NEWS that the Dixie Chicks will perform in Australia next year has brought joy to many country fans.
The trio from Texas, who rose to fame in the late 90s, are no strangers to Australian audiences, but next year’s trip will be just their second time here since the notorious London concert in 2003 where lead singer Natalie Maines declared they were ashamed President George W Bush was from Texas.
That comment, on the eve of the War in Iraq, sparked outrage in the USA, with radio stations urged to stop playing their music, and death threats made against Maines.
Sisters, and multi-instrumentalists, Martie Maguire and Emily Robison were teenagers when they started playing together in a four-piece band with guitarist Robin Lynn Macy and bassist Laura Lynch.
The other two woman, who were in their 30s, made way in the mid 1990s for Maines to join the Dixie Chicks as lead singer before the band released the album Wide Open Spaces, in 1998.
Two more followed – Fly in 1999 and Home in 2002 – before the concert in London’s Shepherd’s Bush Theatre, where Maines made the comment about the then US president.
Across the United States, conservative fans denounced the group and staged ritual CD destruction ceremonies. And many radio stations stopped playing their songs, causing their single at the time, Travelin’ Soldier to disappear from the charts.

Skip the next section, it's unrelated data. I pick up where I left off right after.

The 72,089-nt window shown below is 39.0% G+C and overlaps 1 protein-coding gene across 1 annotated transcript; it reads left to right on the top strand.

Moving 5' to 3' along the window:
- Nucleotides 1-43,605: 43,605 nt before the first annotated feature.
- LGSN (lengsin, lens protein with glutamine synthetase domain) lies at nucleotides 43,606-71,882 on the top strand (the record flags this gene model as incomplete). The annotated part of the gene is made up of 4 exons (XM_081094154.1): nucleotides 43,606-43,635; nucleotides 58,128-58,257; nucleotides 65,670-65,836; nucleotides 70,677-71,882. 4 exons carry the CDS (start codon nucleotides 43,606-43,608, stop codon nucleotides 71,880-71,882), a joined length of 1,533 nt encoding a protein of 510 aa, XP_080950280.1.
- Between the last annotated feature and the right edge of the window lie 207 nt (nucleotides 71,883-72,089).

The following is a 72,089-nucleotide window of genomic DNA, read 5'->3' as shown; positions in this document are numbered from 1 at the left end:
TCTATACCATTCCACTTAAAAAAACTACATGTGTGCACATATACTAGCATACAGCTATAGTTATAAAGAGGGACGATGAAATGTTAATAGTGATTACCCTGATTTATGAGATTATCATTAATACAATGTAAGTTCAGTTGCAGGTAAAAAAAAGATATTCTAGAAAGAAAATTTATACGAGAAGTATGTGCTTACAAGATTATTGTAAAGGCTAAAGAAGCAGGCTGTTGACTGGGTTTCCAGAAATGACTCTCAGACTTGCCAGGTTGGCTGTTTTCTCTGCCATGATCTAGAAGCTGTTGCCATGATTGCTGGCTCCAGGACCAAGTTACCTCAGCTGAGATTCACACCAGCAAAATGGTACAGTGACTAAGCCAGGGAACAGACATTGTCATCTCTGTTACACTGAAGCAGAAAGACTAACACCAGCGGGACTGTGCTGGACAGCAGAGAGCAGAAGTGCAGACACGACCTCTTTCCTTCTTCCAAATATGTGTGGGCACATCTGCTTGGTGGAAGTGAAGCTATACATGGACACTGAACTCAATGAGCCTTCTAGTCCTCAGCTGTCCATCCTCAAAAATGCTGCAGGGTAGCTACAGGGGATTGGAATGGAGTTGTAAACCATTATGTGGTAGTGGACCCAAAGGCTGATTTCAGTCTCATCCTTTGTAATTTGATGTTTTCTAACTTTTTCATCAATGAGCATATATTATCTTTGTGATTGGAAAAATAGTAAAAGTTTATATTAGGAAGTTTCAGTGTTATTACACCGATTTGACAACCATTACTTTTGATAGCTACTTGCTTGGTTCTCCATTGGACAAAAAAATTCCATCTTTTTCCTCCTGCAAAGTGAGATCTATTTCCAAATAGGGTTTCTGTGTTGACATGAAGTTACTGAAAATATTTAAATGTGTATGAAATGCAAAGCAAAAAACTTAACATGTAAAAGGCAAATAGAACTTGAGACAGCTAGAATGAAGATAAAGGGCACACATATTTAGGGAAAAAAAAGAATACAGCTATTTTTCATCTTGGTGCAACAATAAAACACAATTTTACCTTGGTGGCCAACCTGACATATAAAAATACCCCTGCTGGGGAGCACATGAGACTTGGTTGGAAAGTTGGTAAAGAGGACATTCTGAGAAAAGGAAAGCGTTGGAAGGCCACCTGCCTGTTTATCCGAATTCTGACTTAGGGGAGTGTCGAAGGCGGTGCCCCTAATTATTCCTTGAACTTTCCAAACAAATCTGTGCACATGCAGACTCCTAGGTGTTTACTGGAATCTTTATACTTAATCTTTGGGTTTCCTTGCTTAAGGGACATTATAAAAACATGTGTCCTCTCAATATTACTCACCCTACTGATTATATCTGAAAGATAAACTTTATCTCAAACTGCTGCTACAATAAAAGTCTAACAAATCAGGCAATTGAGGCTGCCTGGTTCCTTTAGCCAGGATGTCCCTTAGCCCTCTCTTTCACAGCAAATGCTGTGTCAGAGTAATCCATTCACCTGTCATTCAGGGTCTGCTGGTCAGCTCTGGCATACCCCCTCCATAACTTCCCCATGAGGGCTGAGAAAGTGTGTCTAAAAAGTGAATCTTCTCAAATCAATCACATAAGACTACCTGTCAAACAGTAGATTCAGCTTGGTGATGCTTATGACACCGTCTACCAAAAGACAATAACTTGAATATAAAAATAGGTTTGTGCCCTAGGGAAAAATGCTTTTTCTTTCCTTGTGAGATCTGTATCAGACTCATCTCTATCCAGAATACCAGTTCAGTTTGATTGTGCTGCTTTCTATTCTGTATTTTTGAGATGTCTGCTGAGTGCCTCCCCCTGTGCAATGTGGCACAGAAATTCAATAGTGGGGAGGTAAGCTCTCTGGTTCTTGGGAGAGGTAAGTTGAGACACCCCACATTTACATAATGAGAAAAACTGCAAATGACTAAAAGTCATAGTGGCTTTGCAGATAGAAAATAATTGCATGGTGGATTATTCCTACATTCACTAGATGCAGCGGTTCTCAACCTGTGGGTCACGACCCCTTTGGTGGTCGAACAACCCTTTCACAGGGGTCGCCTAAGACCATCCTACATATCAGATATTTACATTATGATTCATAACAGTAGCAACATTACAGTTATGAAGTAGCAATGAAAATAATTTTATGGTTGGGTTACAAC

Most disturbingly, Maines received death threats, prompting heavy security at their concerts, including metal detectors.
The Dixie Chicks’ last tour to Australia came in 2006, promoting Taking The Long Way, the band’s only album since the 2003 drama, which was recorded in Los Angeles rather than Nashville, and included many songs dealing with the saga.
It picked up five Grammys in 2007, but failed to gain a single finalist nomination at that year’s Country Music Awards in Nashville.
One Australian fan I spoke to following the announcement the Dixie Chicks were touring was Brooke Giles from Chinchilla, who already has tickets booked to see them play at CMC Rocks Queensland next March.
Brooke, who saw the trio at the Brisbane Entertainment Centre on their last visit to Australia – the Accidents & Accusations Tour in 2006 – said she hoped everyone had moved on from the incident.
“Watching the Not Ready To Make Nice DVD I cried, because for a band that had so many hits, (they) just got so backlashed.
“They were part of the country music family, then all of a sudden they weren’t. Toby Keith is very political but we’ve never seen him get any threats or have smashed CDs.”